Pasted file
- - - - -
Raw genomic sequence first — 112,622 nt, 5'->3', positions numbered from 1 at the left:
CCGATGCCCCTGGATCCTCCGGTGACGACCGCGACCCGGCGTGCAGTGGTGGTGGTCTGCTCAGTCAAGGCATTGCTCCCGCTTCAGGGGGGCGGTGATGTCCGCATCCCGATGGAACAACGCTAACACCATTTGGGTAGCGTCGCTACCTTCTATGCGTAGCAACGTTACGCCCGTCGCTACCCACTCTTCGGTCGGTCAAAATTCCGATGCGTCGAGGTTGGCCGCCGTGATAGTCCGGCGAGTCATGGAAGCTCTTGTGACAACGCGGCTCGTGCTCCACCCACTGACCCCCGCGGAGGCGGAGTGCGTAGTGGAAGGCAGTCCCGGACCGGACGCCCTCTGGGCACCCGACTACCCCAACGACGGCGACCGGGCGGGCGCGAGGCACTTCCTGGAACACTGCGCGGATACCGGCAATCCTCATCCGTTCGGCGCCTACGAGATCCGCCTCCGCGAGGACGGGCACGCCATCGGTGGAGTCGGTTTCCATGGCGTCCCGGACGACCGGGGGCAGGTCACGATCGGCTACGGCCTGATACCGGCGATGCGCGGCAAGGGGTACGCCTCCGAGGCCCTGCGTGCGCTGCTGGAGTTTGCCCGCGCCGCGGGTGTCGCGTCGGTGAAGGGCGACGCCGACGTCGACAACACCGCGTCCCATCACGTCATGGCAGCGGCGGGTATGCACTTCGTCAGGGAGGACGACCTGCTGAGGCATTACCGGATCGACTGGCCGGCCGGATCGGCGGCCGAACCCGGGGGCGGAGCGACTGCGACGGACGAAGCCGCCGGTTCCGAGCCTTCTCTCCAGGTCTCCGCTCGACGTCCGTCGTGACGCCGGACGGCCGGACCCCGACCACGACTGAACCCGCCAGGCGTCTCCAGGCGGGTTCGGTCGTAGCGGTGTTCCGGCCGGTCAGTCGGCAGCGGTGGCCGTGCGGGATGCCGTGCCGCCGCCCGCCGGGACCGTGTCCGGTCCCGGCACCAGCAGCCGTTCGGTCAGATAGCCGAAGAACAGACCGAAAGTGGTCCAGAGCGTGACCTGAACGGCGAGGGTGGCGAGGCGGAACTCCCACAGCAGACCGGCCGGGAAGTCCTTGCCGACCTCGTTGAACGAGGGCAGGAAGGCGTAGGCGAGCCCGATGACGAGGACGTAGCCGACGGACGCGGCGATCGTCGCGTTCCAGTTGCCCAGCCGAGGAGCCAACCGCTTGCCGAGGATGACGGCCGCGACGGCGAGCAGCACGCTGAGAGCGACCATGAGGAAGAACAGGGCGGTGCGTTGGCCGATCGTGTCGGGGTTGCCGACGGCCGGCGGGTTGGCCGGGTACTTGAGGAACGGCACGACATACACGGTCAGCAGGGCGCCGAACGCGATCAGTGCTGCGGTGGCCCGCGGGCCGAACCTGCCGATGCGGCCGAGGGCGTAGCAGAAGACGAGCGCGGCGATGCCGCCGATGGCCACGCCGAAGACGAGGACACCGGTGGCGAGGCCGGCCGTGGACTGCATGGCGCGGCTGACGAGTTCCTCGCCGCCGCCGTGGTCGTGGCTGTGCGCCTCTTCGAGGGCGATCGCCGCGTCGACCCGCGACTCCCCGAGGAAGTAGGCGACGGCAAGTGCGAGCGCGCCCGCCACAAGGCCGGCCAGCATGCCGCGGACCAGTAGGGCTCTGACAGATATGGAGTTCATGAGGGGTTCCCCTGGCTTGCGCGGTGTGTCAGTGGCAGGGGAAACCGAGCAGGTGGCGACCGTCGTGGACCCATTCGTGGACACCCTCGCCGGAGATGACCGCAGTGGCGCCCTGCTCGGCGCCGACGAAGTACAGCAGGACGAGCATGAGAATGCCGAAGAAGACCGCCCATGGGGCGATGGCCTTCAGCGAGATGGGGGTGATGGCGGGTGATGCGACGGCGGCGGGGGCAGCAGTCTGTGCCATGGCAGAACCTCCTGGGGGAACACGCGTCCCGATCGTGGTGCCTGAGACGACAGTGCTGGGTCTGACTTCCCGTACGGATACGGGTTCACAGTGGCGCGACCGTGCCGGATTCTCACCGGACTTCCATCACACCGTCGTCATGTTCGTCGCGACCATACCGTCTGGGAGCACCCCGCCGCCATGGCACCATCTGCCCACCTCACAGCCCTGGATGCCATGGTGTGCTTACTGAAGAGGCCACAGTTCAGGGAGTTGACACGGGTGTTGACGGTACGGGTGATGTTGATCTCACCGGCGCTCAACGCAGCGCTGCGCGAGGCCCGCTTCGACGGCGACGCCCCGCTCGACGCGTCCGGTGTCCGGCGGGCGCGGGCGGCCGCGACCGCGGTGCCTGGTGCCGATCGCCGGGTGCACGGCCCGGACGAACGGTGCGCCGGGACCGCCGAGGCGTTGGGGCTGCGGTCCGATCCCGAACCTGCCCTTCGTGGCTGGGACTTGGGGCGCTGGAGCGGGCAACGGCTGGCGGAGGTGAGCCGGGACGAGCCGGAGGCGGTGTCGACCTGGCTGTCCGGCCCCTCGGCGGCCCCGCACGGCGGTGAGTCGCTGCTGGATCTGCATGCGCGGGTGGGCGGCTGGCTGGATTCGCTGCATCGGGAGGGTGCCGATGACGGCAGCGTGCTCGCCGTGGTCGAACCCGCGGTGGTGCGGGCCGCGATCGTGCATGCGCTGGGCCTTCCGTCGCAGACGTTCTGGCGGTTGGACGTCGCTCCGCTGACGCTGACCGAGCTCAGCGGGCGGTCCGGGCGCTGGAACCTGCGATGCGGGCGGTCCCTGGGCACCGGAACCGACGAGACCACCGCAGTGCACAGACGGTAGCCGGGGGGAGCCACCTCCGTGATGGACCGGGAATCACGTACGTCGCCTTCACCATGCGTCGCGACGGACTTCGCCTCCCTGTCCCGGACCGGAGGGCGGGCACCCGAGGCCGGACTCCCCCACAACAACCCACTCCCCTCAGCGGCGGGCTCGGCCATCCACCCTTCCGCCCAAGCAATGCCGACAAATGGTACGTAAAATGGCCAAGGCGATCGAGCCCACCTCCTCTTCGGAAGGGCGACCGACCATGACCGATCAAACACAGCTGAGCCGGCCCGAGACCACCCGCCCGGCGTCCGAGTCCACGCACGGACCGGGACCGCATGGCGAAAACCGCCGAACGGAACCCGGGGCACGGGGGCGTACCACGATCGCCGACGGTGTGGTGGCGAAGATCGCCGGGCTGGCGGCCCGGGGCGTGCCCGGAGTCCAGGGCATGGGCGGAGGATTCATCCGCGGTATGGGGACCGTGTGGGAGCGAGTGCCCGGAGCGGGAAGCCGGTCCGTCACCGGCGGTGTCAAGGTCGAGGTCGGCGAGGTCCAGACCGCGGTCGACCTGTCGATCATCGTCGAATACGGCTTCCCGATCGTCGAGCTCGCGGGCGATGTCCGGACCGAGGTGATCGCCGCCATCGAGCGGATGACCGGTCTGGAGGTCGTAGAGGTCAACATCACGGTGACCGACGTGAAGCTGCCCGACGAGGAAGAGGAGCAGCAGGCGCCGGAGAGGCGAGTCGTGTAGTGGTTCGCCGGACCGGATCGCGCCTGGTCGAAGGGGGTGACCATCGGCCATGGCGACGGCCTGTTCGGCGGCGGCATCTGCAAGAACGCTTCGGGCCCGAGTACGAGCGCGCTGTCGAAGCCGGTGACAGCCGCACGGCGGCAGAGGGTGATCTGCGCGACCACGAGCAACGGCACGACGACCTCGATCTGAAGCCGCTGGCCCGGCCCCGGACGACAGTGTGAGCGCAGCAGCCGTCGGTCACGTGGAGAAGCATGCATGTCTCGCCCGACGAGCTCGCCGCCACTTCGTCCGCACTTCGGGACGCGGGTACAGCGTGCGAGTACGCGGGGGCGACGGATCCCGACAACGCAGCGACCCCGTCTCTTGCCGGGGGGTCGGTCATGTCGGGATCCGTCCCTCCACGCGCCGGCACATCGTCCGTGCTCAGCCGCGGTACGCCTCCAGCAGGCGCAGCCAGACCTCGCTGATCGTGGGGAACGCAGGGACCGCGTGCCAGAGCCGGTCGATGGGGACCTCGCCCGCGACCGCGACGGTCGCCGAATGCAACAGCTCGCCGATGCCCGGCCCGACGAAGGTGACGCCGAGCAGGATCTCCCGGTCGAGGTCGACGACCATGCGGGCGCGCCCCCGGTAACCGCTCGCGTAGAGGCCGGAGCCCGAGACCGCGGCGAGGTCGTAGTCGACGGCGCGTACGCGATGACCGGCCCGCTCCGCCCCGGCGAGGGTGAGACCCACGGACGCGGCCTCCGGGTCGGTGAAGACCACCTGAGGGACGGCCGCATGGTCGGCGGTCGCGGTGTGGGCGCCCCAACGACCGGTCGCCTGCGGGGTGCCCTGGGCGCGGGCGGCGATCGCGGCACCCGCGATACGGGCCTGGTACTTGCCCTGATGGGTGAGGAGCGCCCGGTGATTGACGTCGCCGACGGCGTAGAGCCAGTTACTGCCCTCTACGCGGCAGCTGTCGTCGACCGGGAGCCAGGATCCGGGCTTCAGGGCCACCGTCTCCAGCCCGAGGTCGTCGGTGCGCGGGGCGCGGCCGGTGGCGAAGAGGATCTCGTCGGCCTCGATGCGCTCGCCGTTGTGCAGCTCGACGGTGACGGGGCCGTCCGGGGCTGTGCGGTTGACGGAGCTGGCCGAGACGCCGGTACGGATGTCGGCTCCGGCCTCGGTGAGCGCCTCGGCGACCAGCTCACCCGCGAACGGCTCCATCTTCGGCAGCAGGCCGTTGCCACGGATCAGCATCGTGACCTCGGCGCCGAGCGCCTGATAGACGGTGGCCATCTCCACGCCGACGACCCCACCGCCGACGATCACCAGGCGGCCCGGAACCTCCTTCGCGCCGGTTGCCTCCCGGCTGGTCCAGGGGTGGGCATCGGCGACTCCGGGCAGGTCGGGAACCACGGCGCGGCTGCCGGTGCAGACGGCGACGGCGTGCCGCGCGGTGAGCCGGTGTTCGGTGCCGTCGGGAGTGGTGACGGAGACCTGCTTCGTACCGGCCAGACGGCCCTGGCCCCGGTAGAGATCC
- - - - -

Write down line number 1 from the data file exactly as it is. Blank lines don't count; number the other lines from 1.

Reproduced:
Raw genomic sequence first — 112,622 nt, 5'->3', positions numbered from 1 at the left: